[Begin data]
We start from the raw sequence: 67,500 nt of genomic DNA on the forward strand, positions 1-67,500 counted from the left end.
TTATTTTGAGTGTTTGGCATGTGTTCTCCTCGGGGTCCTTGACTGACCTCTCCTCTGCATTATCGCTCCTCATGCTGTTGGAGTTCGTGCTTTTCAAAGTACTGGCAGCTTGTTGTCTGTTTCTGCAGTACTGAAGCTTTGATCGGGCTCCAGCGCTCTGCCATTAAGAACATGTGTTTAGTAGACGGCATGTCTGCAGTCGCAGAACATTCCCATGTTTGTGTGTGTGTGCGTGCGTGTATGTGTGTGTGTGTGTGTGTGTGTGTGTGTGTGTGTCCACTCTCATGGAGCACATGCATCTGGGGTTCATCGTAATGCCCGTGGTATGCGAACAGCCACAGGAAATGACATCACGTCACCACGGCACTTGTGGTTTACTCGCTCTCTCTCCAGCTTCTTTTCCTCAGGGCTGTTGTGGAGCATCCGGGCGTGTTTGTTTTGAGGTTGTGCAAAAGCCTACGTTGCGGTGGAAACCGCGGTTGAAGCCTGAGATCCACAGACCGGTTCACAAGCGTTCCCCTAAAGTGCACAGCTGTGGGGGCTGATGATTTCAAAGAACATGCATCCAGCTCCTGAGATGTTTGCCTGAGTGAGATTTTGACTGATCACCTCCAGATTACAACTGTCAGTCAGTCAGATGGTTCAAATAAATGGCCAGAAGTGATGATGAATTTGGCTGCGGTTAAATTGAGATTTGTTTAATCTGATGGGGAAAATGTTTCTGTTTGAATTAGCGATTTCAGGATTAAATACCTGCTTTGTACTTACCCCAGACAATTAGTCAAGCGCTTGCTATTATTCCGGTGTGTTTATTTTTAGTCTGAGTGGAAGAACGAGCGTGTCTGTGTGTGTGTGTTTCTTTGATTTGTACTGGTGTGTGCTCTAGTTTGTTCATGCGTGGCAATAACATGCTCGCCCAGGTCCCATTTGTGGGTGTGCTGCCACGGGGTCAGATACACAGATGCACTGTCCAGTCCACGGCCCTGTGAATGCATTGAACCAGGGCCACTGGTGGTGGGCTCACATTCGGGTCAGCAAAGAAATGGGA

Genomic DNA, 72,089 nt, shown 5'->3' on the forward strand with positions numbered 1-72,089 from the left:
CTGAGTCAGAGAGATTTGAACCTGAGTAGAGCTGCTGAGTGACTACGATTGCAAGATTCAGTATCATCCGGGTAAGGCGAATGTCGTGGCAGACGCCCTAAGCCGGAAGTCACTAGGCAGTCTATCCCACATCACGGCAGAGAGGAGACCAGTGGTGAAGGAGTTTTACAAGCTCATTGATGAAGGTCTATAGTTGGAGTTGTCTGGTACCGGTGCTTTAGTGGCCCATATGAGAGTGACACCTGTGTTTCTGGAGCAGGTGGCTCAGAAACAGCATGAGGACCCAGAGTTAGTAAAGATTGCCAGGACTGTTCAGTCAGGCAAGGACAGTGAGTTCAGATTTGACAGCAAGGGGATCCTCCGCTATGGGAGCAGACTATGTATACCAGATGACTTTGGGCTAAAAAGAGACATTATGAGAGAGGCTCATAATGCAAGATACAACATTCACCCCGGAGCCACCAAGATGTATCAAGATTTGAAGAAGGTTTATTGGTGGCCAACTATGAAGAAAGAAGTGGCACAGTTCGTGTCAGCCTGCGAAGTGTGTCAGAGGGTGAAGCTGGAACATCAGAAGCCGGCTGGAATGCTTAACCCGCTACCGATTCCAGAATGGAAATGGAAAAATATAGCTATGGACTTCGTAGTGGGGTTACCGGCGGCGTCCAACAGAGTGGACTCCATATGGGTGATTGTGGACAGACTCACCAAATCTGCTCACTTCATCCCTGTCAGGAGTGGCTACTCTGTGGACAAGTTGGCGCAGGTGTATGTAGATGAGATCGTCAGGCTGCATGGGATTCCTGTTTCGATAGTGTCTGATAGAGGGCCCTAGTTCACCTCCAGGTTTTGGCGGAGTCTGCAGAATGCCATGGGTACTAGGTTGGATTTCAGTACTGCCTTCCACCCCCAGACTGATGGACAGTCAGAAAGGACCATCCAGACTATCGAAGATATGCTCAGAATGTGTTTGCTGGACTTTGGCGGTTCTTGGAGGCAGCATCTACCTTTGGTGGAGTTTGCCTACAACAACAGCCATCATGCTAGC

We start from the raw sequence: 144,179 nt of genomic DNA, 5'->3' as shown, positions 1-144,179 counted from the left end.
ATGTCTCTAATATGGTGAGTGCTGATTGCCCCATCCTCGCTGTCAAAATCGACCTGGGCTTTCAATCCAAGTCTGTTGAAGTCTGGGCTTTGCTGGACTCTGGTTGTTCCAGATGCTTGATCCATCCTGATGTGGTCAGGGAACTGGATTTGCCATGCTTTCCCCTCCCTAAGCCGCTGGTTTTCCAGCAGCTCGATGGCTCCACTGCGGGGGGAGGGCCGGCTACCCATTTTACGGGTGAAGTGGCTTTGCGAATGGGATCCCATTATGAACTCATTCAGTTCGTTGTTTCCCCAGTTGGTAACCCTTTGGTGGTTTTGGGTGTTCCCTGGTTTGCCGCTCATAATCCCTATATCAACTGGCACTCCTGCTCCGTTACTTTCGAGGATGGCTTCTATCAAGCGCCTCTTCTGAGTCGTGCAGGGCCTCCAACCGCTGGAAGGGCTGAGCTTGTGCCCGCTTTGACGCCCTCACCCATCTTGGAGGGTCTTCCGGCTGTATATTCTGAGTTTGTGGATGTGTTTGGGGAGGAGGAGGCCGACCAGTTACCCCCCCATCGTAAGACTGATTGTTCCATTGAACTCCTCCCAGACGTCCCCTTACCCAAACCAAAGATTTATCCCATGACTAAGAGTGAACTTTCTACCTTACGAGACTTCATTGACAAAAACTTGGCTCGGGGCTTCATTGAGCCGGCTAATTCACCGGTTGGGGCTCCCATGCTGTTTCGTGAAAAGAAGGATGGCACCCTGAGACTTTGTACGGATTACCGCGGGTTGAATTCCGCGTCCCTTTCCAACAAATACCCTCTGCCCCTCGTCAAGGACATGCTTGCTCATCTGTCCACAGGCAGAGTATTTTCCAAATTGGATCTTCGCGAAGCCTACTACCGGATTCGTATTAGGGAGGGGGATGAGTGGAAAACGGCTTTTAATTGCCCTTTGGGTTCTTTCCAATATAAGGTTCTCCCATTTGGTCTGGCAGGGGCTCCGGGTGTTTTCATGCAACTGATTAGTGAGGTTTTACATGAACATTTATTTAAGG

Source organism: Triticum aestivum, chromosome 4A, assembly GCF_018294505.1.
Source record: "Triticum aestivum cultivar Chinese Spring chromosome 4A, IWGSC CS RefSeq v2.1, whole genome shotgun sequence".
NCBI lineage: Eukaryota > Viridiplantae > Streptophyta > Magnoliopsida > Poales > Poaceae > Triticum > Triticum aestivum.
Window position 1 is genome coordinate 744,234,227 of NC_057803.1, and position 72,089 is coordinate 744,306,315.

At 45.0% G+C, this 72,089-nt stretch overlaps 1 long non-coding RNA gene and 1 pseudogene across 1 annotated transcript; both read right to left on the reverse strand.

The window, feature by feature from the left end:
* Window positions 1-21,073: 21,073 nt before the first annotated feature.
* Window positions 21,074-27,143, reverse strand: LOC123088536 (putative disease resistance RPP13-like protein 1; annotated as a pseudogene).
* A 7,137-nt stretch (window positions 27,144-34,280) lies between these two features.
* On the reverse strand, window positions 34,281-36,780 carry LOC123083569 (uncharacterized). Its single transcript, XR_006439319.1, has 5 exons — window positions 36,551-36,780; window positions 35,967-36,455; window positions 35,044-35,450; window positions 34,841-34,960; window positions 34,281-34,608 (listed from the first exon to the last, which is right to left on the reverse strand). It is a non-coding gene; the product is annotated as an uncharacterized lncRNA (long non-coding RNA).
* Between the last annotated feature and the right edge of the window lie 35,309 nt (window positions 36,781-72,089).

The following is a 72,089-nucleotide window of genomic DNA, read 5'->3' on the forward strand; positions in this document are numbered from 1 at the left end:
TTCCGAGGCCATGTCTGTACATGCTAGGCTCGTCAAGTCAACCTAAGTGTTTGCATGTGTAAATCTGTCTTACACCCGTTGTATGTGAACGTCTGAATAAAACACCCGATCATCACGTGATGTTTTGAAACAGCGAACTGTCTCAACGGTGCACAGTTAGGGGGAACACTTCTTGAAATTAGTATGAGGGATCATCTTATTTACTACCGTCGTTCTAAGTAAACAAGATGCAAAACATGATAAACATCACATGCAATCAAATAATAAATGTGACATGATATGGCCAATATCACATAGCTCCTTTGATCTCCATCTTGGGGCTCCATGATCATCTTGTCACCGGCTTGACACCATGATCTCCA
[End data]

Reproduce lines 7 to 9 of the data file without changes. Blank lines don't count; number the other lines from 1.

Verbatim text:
Source organism: Triticum aestivum, chromosome 4A, assembly GCF_018294505.1.
Source record: "Triticum aestivum cultivar Chinese Spring chromosome 4A, IWGSC CS RefSeq v2.1, whole genome shotgun sequence".
NCBI lineage: Eukaryota > Viridiplantae > Streptophyta > Magnoliopsida > Poales > Poaceae > Triticum > Triticum aestivum.